There were 104,233 dogs under veterinary care during 2013 that had either at least one EPR recorded from January 1st 2013 to December 31st 2013 (96,319 dogs) or otherwise at least one EPR before and after 2013 (7914 dogs). Of these, there were 1009 (0.97 %) Pugs that comprised the denominator group for disorder prevalence evaluation. These Pugs were registered across 102 veterinary practices, with a median count of seven Pugs per practice (interquartile range [IQR] 4–13, range 1–52). There were 688 (68.19 %) Pugs with at least one disorder recorded during 2013 while the remainder (31.81 %) had no disorder recorded. The median count of disorders per dog during 2013 was one disorder (IQR 0–3, range 0–9).

Of the Pugs with information available, 455 (45.6 %) were female, 312 (61.1 %) were neutered and 258 (53.3 %) were insured. The median adult bodyweight overall was 9.2 kg (IQR: 7.9–10.4, range: 2.1–19.8) (Table 1). The median adult bodyweight for males (9.9 kg, IQR: 8.8–11.1, range: 2.7–19.8) was higher than for females was (8.2 kg, IQR: 7.3–9.3, range: 2.1–17.9) (P < 0.001) (Fig. 4). The median age of the Pugs under veterinary care during 2013 was 3.0 years (IQR: 1.3–5.2 range: 0.0–16.8) years (Fig. 5).
Table 1

Demography of Pugs under primary veterinary care in England from January 1st, 2013 to December 31st, 2013 (n = 1009)

  

All records

Complete records only

Variable

Category

No.

Percent

No.

Percent

Sex

Female

455

45.1

455

45.6

 

Male

544

53.9

544

54.4

 

Not recorded

10

1.0

~

~

Neuter status

Entire

199

19.7

199

38.9

 

Neutered

312

30.9

312

61.1

 

Not recorded

498

49.4

~

~

Adult bodyweight (aged ≥ 9 months) (kg)

<5.0

11

1.1

11

1.5

 

5.0–6.9

72

7.1

72

9.6

 

7.0–8.9

254

25.2

254

34.0

 

9.0–10.9

276

27.4

276

37.0

 

11.0–12.9

104

10.3

104

13.9

 

≥13.0

30

3.0

30

4.0

 

Not recorded

263

26.0

~

~

Age category (years)

<3.0

493

48.9

493

49.0

 

3.0–5.9

318

31.5

318

31.6

 

6.0–8.9

126

12.5

126

12.5

 

9.0–11.9

51

5.1

51

5.1

 

≥12.0

18

1.8

18

1.8

 

Not recorded

3

0.3

~

~

Insurance

Not insured

226

22.4

226

46.7

 

Insured

258

25.6

258

53.3

 

Not recorded

525

52.0

~

~

Fig. 4

Graphs by Female and Male. Adult (≥9 months) bodyweight of female and male Pugs under veterinary care at practices in England participating in the VetCompass Programme during 2013. (Females n = 327, Males n = 419)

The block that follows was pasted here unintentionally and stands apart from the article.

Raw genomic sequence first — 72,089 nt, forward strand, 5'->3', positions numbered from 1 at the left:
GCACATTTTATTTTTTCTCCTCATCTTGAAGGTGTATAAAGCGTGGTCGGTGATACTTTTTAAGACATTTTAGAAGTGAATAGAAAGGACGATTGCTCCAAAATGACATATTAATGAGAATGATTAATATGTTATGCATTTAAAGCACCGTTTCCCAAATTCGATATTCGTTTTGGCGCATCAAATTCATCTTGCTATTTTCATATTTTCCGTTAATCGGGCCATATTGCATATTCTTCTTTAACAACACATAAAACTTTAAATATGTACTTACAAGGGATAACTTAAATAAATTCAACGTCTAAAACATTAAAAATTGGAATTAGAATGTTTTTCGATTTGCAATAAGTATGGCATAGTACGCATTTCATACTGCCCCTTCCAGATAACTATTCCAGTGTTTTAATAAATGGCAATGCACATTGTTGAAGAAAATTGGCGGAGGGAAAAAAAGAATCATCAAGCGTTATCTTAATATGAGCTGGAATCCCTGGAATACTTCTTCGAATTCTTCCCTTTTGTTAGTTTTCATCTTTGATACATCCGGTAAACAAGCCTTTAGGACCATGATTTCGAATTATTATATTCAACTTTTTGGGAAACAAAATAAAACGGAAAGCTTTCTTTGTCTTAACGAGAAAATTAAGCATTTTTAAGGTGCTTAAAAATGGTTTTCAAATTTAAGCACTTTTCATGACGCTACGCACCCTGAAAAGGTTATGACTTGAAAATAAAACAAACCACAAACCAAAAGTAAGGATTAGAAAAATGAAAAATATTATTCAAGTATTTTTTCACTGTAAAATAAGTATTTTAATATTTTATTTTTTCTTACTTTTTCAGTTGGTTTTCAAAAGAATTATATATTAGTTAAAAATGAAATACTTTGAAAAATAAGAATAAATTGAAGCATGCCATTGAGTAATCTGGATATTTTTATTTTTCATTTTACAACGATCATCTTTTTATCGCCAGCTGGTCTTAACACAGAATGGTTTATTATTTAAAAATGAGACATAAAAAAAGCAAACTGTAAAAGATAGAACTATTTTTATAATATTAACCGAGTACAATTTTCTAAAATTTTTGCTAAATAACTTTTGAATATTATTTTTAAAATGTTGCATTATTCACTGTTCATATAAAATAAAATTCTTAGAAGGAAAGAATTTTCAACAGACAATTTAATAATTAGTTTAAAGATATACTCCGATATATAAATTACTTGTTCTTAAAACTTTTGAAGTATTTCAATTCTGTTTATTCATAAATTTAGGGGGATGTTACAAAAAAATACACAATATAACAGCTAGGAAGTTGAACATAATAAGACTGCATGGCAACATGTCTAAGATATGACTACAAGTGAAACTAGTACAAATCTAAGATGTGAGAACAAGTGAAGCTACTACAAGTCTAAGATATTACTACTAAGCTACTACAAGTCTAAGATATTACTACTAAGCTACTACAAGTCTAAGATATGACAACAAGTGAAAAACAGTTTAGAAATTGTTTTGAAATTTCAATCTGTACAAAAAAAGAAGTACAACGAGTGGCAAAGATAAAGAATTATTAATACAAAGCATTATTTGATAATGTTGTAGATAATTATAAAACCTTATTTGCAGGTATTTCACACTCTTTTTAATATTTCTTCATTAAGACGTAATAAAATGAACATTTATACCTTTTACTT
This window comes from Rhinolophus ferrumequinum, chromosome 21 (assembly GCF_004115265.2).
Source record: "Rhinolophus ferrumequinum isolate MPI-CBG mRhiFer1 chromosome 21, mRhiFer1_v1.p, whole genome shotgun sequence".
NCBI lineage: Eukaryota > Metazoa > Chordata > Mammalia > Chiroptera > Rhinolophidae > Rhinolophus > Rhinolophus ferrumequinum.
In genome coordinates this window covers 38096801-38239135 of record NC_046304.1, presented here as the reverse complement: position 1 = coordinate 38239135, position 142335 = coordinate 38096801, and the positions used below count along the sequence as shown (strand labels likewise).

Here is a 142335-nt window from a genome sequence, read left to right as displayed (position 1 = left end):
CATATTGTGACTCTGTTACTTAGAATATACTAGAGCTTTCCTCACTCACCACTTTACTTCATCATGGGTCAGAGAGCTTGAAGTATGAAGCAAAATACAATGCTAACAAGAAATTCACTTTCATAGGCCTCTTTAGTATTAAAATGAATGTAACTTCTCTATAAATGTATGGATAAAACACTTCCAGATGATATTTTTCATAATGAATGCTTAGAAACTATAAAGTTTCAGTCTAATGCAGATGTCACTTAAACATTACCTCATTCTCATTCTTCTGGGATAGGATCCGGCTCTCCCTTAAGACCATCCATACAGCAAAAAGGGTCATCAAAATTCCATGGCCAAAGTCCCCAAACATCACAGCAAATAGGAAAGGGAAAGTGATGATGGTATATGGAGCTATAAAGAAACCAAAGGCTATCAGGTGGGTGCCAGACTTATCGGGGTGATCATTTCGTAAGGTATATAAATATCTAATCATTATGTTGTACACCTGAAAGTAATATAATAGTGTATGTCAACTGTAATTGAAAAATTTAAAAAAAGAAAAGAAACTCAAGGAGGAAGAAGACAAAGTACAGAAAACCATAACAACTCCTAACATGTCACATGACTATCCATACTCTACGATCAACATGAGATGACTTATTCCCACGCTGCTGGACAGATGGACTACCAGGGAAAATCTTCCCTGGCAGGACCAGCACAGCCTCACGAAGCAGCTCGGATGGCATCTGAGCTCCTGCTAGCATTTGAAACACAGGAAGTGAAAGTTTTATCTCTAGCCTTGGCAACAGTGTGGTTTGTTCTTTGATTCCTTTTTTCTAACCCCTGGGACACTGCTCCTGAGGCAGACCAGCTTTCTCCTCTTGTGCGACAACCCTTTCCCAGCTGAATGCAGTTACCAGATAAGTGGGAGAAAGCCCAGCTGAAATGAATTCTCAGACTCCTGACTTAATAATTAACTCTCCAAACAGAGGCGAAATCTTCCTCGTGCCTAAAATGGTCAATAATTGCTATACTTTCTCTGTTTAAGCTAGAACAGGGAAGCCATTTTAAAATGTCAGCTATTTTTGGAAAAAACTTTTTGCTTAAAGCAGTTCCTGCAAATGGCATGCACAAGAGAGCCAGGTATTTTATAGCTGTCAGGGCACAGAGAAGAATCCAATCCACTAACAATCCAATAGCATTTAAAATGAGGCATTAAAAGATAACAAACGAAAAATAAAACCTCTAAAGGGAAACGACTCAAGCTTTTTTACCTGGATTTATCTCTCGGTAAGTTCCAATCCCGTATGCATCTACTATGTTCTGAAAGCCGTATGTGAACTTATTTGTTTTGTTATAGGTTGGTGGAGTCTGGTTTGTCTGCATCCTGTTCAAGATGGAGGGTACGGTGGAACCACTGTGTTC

Fig. 5

Ages of Pugs under veterinary care at practices in England participating in the VetCompass Programme during 2013 (n = 1,006)

During 2013, 1641 unique disorder events that encompassed 213 distinct diagnosis-level precision disorders were recorded. The most prevalent diagnosis-level precision disorders recorded were overweight/obesity (number of events: 133, prevalence: 13.18 %, 95 % CI: 11.12–15.43), corneal disorder (88, 8.72 %, 95 % CI: 7.05–10.63), otitis externa (76, 7.53 %, 95 % CI: 5.98–9.34), unspecified ear disorder (75, 7.43 %, 95 % CI: 5.89–9.23), anal sac impaction (66, 6.54 %, 95 % CI: 5.09–8.25) and periodontal disease (62, 6.14 %, 95 % CI: 4.74–7.81) (Table 2)
Table 2

Prevalence of the 25 most common disorders at their greatest diagnostic precision recorded in Pugs attending primary-care veterinary practices participating in the VetCompass Programme in England from January 1st, 2013 to December 31st, 2013 (n = 1009)

Diagnosis-level disorder

Disorder count

Prevalence %

95 % CI

Overweight/obesity

133

13.18

11.12–15.43

Corneal disorder

88

8.72

7.05–10.63

Otitis externa

76

7.53

5.98–9.34

Unspecified ear disorder

75

7.43

5.89–9.23

Anal sac impaction

66

6.54

5.09–8.25

Periodontal disease

62

6.14

4.74–7.81

Nails overlong

57

5.65

4.31–7.26

Brachycephalic obstructive airway syndrome (BOAS)

52

5.15

3.87–6.70

Vomiting

50

4.96

3.70–6.48

Diarrhoea

38

3.77

2.69–5.13

Upper respiratory tract noise increased

36

3.57

2.51–4.91

Intertrigo

32

3.17

2.18–4.45

Retained deciduous tooth

31

3.07

2.10–4.33

Umbilical hernia

28

2.78

1.85–3.99

Respiratory noise increased

28

2.78

1.85–3.99

Lameness

24

2.38

1.53–3.52

Ocular discharge

22

2.18

1.37–3.28

Pruritus

22

2.18

1.37–3.28

Pyotraumatic dermatitis

21

2.08

1.29–3.16

Alopecia

20

1.98

1.21–3.04

Conjunctivitis

19

1.88

1.14–2.93

Keratoconjunctivitis sicca